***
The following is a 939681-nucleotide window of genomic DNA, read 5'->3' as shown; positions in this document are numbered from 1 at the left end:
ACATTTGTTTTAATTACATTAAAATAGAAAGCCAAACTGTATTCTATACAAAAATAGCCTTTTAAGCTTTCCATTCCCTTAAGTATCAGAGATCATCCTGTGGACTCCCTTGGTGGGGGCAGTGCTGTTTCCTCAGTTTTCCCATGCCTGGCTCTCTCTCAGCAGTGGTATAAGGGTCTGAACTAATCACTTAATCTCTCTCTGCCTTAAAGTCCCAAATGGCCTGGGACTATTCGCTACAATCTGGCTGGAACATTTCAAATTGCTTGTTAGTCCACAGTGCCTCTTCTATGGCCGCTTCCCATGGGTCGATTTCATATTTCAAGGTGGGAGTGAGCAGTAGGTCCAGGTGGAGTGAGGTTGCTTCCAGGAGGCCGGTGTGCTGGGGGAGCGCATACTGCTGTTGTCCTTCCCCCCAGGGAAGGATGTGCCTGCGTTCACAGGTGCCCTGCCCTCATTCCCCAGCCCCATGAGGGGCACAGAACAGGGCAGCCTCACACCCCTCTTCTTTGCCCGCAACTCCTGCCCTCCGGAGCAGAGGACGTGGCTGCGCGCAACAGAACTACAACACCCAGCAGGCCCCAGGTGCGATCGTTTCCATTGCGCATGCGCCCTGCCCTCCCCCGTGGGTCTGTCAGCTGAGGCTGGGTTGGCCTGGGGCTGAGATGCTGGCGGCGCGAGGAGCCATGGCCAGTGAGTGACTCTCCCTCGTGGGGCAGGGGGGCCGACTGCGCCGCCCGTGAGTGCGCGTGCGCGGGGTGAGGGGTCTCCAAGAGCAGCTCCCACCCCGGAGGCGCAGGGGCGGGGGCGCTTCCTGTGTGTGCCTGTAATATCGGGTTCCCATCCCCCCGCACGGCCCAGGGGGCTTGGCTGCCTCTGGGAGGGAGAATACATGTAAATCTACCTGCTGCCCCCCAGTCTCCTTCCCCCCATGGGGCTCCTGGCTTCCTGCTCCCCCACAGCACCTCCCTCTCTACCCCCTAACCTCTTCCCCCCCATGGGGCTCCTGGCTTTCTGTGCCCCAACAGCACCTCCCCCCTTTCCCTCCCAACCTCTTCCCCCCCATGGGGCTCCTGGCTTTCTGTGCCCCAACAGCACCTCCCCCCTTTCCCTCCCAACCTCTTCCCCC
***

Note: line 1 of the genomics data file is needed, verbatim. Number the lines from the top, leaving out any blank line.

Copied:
The following is a 939681-nucleotide window of genomic DNA, read 5'->3' as shown; positions in this document are numbered from 1 at the left end: